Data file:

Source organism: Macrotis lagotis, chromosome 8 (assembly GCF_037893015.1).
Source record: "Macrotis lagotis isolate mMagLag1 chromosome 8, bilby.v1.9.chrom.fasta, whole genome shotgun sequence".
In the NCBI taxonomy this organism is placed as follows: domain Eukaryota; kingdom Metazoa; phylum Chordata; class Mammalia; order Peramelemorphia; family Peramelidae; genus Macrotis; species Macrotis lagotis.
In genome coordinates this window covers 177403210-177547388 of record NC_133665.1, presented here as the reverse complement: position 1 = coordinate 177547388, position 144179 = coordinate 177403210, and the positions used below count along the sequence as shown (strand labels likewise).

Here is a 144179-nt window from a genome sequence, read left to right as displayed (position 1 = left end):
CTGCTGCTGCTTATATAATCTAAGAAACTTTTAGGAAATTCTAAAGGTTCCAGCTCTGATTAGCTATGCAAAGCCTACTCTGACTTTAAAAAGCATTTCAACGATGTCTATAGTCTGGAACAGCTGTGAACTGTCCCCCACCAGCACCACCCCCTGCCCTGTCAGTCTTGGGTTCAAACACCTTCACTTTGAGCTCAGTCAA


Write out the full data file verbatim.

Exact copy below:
Source organism: Macrotis lagotis, chromosome 8 (assembly GCF_037893015.1).
Source record: "Macrotis lagotis isolate mMagLag1 chromosome 8, bilby.v1.9.chrom.fasta, whole genome shotgun sequence".
In the NCBI taxonomy this organism is placed as follows: domain Eukaryota; kingdom Metazoa; phylum Chordata; class Mammalia; order Peramelemorphia; family Peramelidae; genus Macrotis; species Macrotis lagotis.
In genome coordinates this window covers 177403210-177547388 of record NC_133665.1, presented here as the reverse complement: position 1 = coordinate 177547388, position 144179 = coordinate 177403210, and the positions used below count along the sequence as shown (strand labels likewise).

Here is a 144179-nt window from a genome sequence, read left to right as displayed (position 1 = left end):
CTGCTGCTGCTTATATAATCTAAGAAACTTTTAGGAAATTCTAAAGGTTCCAGCTCTGATTAGCTATGCAAAGCCTACTCTGACTTTAAAAAGCATTTCAACGATGTCTATAGTCTGGAACAGCTGTGAACTGTCCCCCACCAGCACCACCCCCTGCCCTGTCAGTCTTGGGTTCAAACACCTTCACTTTGAGCTCAGTCAA